Written by: Matt Molgaard
Joe Lansdale will always be a unique character due to his wild versatility. You can read 10 of the man’s stories and swear 10 different authors wrote them, though you’ll likely love every last one. Hot in December is far more in line with a Hap Collins and Leonard Pine effort than a Drive-In installment, and while yes, that’s an indicator that this particular piece isn’t outrageously bleak or outright horror, it’s no indicator of poor quality, at all. Joe can write. He can write his ass off.
The story focuses on Tom Chan and a few old war buddies who reunite after Tom witnesses a hit and run murder, executed by a local criminal of high order. The man is near untouchable, so he thinks, but Tom’s decision to go to the police and not only report, but agree to testify to what he saw, triggers some aggression from the lawless bastard and his nasty group of goons. How do you fight fire? With fire, of course. Hot in December quickly becomes an intricate and fatal game of cat and mouse, the only question is: who’s more resourceful? Tom Chan’s got some powerful buddies, and whether he can escape this situation with his life or not, he’s game to turn it into a real dog fight.
Stellar character development, riveting twists and a disregard for any all and all stereotypical rules, Hot in December is one of 2013’s true treasures. As a longtime fan of Lansdale’s work, I wasn’t the least bit disappointed in the concept of the novella. In fact, if I had anything to complain about, it’d be the fact that the story is too short. The final page turned, but I wasn’t quite ready to detach myself from the story. It’s completely engaging, and just about guaranteed to be obliterated in a single sitting. It’s not easy to walk away from a wonderfully assembled tale, and that’s what Joe has given us here.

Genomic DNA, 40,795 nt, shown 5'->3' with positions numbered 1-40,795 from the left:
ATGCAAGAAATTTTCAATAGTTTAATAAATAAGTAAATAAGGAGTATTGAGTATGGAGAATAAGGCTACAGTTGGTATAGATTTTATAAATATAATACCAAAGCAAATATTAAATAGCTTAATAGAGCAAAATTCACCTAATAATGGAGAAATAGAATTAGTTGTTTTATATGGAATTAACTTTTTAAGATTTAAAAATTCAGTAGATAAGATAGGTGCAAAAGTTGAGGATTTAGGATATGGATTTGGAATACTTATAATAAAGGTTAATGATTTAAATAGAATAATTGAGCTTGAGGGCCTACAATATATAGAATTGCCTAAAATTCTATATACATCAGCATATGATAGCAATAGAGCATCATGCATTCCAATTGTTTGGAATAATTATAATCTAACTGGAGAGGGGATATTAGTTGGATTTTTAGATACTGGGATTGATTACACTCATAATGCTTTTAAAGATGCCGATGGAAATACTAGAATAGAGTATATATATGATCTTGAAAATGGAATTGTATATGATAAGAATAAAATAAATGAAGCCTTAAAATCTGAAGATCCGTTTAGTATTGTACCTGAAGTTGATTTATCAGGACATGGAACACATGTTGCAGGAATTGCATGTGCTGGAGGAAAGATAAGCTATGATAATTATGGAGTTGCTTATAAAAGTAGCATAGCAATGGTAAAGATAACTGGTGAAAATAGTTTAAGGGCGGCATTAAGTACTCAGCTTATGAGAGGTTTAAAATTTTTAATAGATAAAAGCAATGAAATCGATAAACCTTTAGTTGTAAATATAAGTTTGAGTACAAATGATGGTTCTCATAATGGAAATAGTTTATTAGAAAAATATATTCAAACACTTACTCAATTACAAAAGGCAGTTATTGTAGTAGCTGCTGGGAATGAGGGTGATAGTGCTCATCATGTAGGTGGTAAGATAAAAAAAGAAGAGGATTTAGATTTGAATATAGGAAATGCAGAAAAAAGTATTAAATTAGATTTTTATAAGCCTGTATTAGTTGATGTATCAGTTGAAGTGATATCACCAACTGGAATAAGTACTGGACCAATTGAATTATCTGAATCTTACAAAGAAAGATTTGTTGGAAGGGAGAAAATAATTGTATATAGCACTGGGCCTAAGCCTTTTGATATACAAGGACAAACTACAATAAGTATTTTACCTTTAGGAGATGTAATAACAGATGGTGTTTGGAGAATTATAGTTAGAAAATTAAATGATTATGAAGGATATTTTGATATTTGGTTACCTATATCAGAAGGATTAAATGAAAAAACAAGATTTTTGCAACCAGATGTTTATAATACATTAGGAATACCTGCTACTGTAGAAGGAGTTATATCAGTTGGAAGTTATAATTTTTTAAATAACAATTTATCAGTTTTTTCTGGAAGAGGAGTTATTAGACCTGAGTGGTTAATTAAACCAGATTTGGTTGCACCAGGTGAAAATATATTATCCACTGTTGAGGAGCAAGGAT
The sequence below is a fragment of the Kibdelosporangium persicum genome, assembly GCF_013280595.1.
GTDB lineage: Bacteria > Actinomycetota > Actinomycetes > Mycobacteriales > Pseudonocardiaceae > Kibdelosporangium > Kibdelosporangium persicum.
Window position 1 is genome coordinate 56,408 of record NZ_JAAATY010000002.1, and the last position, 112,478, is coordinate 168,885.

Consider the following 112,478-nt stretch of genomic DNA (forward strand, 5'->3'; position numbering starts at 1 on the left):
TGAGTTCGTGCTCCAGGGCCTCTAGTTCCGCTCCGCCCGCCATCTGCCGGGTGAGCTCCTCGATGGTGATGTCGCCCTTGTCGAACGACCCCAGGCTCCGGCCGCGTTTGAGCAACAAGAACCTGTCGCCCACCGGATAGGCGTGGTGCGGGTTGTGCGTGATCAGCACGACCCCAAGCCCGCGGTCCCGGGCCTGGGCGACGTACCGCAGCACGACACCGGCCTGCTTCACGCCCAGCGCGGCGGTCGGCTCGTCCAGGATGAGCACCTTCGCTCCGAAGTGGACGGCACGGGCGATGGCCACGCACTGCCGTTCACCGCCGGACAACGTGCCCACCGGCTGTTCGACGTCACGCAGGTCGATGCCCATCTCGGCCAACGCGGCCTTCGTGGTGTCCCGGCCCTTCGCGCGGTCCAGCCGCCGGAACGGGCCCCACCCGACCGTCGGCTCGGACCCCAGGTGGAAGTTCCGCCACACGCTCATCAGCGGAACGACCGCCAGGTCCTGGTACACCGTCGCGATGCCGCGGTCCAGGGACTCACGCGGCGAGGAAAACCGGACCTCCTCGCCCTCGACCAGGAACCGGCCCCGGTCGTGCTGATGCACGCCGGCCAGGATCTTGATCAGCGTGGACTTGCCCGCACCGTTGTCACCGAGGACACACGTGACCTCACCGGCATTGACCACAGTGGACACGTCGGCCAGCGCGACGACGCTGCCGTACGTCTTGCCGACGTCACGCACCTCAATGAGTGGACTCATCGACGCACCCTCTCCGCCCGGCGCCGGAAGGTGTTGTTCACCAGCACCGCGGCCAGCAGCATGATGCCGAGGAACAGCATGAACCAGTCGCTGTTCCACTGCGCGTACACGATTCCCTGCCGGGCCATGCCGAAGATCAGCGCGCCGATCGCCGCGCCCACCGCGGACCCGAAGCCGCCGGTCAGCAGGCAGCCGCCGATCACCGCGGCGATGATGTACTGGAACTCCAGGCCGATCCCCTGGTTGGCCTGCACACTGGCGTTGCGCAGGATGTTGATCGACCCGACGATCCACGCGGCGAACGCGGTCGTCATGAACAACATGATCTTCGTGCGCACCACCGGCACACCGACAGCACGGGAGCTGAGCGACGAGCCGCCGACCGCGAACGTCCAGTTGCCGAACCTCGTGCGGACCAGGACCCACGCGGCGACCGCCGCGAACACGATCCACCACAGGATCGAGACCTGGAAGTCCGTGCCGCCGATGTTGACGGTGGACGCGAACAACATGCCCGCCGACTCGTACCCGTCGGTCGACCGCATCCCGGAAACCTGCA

If you love horror, and you love mystery, you’ll love this piece. Furthermore, if you’re a fan of the late, great, John D. MacDonald’s work, prepare for an uncanny piece that echoes elements of the remarkable Travis McGee series as well as one of the finest suspense novels ever written, The Executioners. Hot in December differs significantly from the aforementioned works, but there’s an interesting sense of nostalgia that swarms as soon as you pick this one up, and I don’t necessarily believe that’s completely incidental. In my opinion, this one plays out as a highly respectable tribute to one of history’s strongest authors.
Kudos, Mr. Lansdale. You’ve done it, yet again. I’m inclined to believe that if MacDonald were alive today, he’d dig the hell out of this book!